Ruakaka School

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Education institution number:
School type:
School gender:
Not Applicable
Total roll:

12 Sandford Road, Ruakaka

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School Context

Ruakaka School caters for students from Years 1 to 6. The roll of 273 includes 54 percent Māori and smaller groups of children from a variety of other ethnic backgrounds. Over 28 percent of the children enrolled have additional learning needs.

The school’s strategic goals prioritise people, community, environment and culture. Ka aroha tātou ki te ako tahi, we love to learn together, is at the heart of Ruakaka School. Students are invited to live the acronym SHINE; a student Shows respect, is Helpful, Inclusive, Never gives up, and is an Environmental guardian.

The school has had significant building and redevelopment since the last review and more is imminent as the roll continues to grow. Development includes the school’s te reo bilingual unit Te Whānau Harakeke. This unit currently has four classes, one of which is a full immersion class. Its curriculum is guided by the principles of Te Marautanga. All students are assessed against the New Zealand Curriculum (NZC).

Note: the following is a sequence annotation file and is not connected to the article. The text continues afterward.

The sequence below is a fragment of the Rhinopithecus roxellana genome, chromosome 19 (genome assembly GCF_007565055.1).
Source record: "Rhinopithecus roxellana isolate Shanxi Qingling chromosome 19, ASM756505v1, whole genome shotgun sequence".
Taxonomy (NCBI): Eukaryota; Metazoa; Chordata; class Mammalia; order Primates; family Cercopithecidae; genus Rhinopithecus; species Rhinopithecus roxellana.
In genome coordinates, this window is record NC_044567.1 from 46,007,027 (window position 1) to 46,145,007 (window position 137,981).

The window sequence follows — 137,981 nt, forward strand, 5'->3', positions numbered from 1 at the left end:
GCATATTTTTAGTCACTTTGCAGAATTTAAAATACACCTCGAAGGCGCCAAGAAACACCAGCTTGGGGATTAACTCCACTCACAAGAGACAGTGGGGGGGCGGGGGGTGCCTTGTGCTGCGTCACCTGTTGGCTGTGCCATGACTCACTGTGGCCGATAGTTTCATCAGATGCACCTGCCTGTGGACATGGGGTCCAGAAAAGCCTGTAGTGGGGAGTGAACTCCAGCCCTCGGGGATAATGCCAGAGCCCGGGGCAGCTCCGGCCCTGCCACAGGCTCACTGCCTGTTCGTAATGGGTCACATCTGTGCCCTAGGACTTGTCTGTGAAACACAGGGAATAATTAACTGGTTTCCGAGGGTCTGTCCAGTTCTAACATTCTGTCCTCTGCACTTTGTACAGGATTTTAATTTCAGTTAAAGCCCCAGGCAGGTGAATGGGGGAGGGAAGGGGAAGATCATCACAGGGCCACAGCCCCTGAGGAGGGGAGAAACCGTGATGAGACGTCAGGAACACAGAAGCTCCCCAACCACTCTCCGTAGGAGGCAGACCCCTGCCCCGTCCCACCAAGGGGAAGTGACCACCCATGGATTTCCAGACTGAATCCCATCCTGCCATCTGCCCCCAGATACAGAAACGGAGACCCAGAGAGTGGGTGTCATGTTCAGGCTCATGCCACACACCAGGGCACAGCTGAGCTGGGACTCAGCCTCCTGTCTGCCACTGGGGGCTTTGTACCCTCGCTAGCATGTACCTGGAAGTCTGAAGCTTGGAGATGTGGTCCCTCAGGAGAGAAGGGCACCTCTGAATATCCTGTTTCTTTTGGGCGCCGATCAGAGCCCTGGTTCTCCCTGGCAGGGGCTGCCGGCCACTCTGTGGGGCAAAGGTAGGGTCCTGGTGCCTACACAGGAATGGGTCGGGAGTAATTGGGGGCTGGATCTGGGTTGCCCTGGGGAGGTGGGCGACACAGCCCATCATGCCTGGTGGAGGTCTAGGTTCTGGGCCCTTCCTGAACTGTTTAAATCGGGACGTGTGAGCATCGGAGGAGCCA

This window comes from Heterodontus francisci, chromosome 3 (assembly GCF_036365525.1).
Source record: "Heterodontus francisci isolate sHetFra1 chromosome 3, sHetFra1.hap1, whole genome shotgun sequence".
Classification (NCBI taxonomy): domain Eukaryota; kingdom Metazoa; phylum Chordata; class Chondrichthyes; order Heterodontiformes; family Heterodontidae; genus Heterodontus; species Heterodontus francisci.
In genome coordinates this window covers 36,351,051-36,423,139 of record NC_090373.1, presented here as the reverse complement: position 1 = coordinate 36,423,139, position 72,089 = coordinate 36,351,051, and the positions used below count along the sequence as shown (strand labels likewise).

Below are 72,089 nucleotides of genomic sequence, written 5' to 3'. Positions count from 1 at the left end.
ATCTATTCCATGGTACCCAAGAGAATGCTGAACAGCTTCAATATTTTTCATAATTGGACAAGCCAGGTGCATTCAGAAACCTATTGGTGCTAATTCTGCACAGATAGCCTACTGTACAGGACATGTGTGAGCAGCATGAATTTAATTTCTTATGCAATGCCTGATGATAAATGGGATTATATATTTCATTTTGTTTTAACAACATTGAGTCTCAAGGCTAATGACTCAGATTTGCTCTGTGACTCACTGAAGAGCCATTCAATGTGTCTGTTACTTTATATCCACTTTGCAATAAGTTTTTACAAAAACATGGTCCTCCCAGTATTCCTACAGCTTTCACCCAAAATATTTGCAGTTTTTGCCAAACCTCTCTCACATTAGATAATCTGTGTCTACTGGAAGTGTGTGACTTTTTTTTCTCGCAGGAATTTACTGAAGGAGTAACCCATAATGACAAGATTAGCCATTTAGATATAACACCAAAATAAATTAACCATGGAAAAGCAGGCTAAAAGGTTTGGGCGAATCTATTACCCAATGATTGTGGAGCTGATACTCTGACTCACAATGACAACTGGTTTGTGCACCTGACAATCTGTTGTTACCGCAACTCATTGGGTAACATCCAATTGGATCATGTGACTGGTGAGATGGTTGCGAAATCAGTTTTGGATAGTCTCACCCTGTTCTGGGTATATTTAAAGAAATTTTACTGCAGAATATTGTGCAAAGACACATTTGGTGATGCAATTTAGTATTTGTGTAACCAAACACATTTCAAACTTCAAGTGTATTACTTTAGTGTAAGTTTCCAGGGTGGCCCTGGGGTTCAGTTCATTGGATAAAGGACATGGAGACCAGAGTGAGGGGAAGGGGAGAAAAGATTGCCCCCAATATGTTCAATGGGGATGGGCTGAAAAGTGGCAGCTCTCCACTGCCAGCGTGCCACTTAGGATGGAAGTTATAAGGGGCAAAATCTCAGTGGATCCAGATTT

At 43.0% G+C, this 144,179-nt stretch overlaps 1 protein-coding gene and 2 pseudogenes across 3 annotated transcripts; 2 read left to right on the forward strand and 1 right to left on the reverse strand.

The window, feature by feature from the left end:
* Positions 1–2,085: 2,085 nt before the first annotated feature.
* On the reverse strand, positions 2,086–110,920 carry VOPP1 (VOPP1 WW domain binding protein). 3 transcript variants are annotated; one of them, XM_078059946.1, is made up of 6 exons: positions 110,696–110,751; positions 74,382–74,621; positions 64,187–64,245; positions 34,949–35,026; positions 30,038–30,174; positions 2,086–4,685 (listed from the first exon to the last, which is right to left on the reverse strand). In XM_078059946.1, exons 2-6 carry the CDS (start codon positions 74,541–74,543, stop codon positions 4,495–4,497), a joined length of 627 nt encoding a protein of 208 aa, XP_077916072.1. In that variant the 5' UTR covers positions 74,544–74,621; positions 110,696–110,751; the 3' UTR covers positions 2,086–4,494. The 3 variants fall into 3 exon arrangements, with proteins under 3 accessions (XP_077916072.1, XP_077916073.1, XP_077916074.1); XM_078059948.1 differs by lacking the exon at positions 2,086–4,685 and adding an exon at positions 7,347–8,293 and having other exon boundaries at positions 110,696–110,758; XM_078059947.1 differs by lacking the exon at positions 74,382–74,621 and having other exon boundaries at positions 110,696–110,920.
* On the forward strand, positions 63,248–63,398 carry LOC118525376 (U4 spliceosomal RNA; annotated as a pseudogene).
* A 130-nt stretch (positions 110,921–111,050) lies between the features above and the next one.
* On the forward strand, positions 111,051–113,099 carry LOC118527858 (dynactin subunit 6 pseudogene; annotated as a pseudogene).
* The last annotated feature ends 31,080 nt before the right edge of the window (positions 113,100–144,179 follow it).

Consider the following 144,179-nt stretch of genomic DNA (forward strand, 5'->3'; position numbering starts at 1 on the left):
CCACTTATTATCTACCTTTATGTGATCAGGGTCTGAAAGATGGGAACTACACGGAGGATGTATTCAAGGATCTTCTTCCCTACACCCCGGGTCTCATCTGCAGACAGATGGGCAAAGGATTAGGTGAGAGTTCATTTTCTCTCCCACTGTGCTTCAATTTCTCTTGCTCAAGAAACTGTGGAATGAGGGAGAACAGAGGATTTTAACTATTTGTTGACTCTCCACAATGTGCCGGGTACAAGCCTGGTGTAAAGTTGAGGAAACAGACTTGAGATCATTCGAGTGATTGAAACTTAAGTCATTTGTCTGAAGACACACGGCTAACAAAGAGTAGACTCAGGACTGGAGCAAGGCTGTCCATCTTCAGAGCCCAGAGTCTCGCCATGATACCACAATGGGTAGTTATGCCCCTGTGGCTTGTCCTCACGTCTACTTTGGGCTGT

Leaders and teachers regularly report to the board schoolwide information about outcomes for students in the following areas:

  • reading, writing and mathematics in relation to NZC levels
  • progress and achievement of children in Te Whānau Harakeke
  • progress in relation to the schoolwide goal for te reo Māori
  • outcomes for children with additional learning needs
  • attendance, student engagement and wellbeing.

Teachers continue to engage in whole school professional development. This includes PB4L (positive behaviour for learning) and STEAM (science, technology, engineering, arts, mathematics) with the Bream Bay Kāhui Ako.

Evaluation Findings